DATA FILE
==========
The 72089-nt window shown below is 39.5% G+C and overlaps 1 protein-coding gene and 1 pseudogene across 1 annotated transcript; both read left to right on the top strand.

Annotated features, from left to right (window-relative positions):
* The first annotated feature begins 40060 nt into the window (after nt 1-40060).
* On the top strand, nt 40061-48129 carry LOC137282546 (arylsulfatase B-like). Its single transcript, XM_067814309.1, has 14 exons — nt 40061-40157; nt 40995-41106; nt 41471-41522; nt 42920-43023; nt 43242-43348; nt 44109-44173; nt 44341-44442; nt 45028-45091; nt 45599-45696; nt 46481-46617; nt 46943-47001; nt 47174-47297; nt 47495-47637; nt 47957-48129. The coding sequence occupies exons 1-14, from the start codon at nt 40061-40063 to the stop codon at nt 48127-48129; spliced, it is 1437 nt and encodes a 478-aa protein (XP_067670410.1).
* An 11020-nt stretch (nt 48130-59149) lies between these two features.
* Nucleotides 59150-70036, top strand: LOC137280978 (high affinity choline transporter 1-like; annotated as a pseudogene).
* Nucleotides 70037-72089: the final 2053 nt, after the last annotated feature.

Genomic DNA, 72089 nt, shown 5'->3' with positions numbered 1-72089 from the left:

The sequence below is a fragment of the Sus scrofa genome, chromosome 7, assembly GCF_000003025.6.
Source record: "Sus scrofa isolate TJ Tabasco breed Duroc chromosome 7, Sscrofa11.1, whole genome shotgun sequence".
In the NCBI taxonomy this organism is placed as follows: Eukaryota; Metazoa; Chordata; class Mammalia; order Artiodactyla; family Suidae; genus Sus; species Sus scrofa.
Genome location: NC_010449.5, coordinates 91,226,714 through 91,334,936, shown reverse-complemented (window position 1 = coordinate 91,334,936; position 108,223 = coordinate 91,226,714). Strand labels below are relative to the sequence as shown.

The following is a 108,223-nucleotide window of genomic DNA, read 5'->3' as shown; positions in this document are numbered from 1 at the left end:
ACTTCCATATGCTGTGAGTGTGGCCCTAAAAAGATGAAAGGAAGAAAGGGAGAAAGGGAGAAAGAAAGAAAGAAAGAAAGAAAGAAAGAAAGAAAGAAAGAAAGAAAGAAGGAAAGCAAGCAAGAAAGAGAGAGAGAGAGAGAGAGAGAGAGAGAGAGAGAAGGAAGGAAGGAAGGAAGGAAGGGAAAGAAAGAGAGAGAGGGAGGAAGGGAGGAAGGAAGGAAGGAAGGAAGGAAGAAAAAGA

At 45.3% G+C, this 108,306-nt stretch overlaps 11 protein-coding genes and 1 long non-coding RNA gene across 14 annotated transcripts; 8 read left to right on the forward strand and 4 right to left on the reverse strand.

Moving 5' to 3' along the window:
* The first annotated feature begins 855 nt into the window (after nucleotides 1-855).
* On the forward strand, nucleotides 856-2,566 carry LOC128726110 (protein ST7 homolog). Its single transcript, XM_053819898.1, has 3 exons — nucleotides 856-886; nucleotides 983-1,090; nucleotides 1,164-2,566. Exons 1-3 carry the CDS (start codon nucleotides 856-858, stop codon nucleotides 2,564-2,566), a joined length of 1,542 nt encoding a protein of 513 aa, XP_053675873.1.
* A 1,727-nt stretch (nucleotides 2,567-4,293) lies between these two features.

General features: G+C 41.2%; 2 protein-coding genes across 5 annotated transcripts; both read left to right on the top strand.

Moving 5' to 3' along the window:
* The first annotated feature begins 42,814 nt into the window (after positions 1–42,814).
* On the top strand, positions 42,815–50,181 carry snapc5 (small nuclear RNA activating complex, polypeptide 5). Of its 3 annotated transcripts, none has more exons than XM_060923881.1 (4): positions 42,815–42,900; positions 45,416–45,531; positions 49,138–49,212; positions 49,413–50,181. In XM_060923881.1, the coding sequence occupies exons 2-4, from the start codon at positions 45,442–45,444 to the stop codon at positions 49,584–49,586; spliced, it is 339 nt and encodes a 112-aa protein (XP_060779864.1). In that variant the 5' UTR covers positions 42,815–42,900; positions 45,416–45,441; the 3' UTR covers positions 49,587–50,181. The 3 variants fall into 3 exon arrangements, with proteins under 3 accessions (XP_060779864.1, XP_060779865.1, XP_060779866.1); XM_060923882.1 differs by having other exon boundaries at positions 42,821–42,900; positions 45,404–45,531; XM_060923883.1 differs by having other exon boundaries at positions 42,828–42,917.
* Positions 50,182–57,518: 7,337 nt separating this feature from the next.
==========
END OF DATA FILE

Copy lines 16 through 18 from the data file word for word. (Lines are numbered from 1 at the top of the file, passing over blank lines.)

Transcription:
Moving 5' to 3' along the window:
* The first annotated feature begins 855 nt into the window (after nucleotides 1-855).
* On the forward strand, nucleotides 856-2,566 carry LOC128726110 (protein ST7 homolog). Its single transcript, XM_053819898.1, has 3 exons — nucleotides 856-886; nucleotides 983-1,090; nucleotides 1,164-2,566. Exons 1-3 carry the CDS (start codon nucleotides 856-858, stop codon nucleotides 2,564-2,566), a joined length of 1,542 nt encoding a protein of 513 aa, XP_053675873.1.